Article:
A cover story highlighted the role of journalists, including Reuters’ Wa Lone and Kyaw Soe Oo, who Myanmar imprisoned for violating a state secrets act, and Jamal Khashoggi, a Saudi writer and critic of the nation’s de facto ruler Crown Prince Mohammed bin Salman, who was slain two months ago inside a Saudi Arabian consulate in Turkey.
“I hope that this is received by the public at large far, far beyond the United States as a reminder of the importance of defending free expression and the pursuit of truth and facts,” Ben Goldberger, Time magazine’s assistant managing editor, said during an interview. “That is the baseline for all free societies. Democracy certainly cannot function without a shared understanding of the facts.”
The annual distinction is intended to recognise the person, group or idea that had the greatest influence on world events that year. It has been given to a wide range of influencers, from US civil rights activist Martin Luther King Jr and Queen Elizabeth to Adolf Hitler, the leader of Nazi Germany, who was honoured before the start of WWII.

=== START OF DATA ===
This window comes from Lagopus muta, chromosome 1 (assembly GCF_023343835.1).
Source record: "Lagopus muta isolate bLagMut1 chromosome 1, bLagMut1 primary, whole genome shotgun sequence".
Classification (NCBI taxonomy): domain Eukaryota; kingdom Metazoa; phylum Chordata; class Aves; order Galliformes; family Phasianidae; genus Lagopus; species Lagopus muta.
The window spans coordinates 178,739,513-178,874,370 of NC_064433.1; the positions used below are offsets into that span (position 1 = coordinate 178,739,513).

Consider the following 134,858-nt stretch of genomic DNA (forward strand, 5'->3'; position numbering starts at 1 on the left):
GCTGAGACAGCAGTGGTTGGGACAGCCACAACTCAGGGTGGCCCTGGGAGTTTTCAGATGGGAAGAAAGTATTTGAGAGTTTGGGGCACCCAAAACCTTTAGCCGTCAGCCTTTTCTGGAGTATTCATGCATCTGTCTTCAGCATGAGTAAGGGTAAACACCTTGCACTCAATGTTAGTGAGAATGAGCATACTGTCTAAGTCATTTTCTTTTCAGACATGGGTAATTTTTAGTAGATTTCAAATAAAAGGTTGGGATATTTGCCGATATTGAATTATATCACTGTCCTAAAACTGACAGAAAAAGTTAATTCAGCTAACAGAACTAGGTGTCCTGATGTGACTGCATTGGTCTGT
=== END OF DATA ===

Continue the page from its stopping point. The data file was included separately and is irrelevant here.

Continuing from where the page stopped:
It’s been one year since Reuters journalists Wa Lone, 32, and Kyaw Soe Oo, 28, were imprisoned for their work investigating the killing of villagers from Myanmar’s Muslim Rohingya minority by the country’s security forces and civilian mobs. They were convicted on 3 September under the colonial-era Official Secrets Act in a case seen as a test of democratic freedoms in Myanmar.
Khashoggi was killed two months ago at the Saudi consulate in Istanbul when he went there to collect documents for his forthcoming marriage. He is the first person to be named a Time Person of the Year after his death.
Time also honoured Maria Ressa, the founder of the Philippine news site Rappler, which has been a frequent critic of Philippines president Rodrigo Duterte, and the staff of the Capital Gazette newspaper in Annapolis, Maryland, where a gunman shot and killed five people in June.
The four groups were highlighted on four separate covers of the magazine, one of which features the wives of the imprisoned Reuters reporters embracing one another as they hold photos of their husbands. (Courtesy Reuters)